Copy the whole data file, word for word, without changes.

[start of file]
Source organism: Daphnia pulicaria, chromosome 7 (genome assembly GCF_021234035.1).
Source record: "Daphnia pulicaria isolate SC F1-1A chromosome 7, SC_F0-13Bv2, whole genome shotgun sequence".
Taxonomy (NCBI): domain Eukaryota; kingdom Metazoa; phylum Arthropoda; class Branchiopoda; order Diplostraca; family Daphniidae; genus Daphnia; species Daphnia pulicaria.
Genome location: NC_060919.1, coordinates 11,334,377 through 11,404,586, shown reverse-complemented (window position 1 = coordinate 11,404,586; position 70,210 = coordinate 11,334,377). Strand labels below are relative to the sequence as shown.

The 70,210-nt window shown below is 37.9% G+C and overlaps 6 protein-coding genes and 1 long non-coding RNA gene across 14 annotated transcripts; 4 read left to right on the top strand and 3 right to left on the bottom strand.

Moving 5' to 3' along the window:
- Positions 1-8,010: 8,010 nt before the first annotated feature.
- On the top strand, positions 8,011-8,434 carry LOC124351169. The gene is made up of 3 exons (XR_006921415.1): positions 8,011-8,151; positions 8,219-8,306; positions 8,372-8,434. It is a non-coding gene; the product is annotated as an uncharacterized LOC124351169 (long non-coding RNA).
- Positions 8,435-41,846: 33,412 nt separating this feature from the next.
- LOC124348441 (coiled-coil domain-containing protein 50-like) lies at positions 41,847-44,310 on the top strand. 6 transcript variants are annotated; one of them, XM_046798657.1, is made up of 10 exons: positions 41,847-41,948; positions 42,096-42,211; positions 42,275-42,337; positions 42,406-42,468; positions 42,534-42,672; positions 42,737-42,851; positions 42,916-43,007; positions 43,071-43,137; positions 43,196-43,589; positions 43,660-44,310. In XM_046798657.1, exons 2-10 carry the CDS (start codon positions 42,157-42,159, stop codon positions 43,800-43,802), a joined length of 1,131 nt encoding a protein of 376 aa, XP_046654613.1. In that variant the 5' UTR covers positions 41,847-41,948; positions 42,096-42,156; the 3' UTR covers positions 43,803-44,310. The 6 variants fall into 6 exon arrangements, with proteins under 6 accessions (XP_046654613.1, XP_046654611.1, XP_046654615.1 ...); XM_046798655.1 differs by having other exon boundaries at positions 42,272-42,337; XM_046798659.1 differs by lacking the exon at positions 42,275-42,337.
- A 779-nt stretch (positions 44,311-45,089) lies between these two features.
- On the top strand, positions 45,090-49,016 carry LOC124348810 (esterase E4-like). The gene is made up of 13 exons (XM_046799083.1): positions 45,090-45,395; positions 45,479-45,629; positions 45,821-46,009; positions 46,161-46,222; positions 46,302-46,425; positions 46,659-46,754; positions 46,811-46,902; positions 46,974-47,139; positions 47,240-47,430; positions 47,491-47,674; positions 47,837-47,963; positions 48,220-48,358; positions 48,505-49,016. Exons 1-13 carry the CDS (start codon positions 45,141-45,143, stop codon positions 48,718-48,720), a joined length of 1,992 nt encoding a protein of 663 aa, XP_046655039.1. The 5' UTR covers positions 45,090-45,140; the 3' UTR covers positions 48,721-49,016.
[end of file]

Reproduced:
Source organism: Daphnia pulicaria, chromosome 7 (genome assembly GCF_021234035.1).
Source record: "Daphnia pulicaria isolate SC F1-1A chromosome 7, SC_F0-13Bv2, whole genome shotgun sequence".
Taxonomy (NCBI): domain Eukaryota; kingdom Metazoa; phylum Arthropoda; class Branchiopoda; order Diplostraca; family Daphniidae; genus Daphnia; species Daphnia pulicaria.
Genome location: NC_060919.1, coordinates 11,334,377 through 11,404,586, shown reverse-complemented (window position 1 = coordinate 11,404,586; position 70,210 = coordinate 11,334,377). Strand labels below are relative to the sequence as shown.

The 70,210-nt window shown below is 37.9% G+C and overlaps 6 protein-coding genes and 1 long non-coding RNA gene across 14 annotated transcripts; 4 read left to right on the top strand and 3 right to left on the bottom strand.

Moving 5' to 3' along the window:
- Positions 1-8,010: 8,010 nt before the first annotated feature.
- On the top strand, positions 8,011-8,434 carry LOC124351169. The gene is made up of 3 exons (XR_006921415.1): positions 8,011-8,151; positions 8,219-8,306; positions 8,372-8,434. It is a non-coding gene; the product is annotated as an uncharacterized LOC124351169 (long non-coding RNA).
- Positions 8,435-41,846: 33,412 nt separating this feature from the next.
- LOC124348441 (coiled-coil domain-containing protein 50-like) lies at positions 41,847-44,310 on the top strand. 6 transcript variants are annotated; one of them, XM_046798657.1, is made up of 10 exons: positions 41,847-41,948; positions 42,096-42,211; positions 42,275-42,337; positions 42,406-42,468; positions 42,534-42,672; positions 42,737-42,851; positions 42,916-43,007; positions 43,071-43,137; positions 43,196-43,589; positions 43,660-44,310. In XM_046798657.1, exons 2-10 carry the CDS (start codon positions 42,157-42,159, stop codon positions 43,800-43,802), a joined length of 1,131 nt encoding a protein of 376 aa, XP_046654613.1. In that variant the 5' UTR covers positions 41,847-41,948; positions 42,096-42,156; the 3' UTR covers positions 43,803-44,310. The 6 variants fall into 6 exon arrangements, with proteins under 6 accessions (XP_046654613.1, XP_046654611.1, XP_046654615.1 ...); XM_046798655.1 differs by having other exon boundaries at positions 42,272-42,337; XM_046798659.1 differs by lacking the exon at positions 42,275-42,337.
- A 779-nt stretch (positions 44,311-45,089) lies between these two features.
- On the top strand, positions 45,090-49,016 carry LOC124348810 (esterase E4-like). The gene is made up of 13 exons (XM_046799083.1): positions 45,090-45,395; positions 45,479-45,629; positions 45,821-46,009; positions 46,161-46,222; positions 46,302-46,425; positions 46,659-46,754; positions 46,811-46,902; positions 46,974-47,139; positions 47,240-47,430; positions 47,491-47,674; positions 47,837-47,963; positions 48,220-48,358; positions 48,505-49,016. Exons 1-13 carry the CDS (start codon positions 45,141-45,143, stop codon positions 48,718-48,720), a joined length of 1,992 nt encoding a protein of 663 aa, XP_046655039.1. The 5' UTR covers positions 45,090-45,140; the 3' UTR covers positions 48,721-49,016.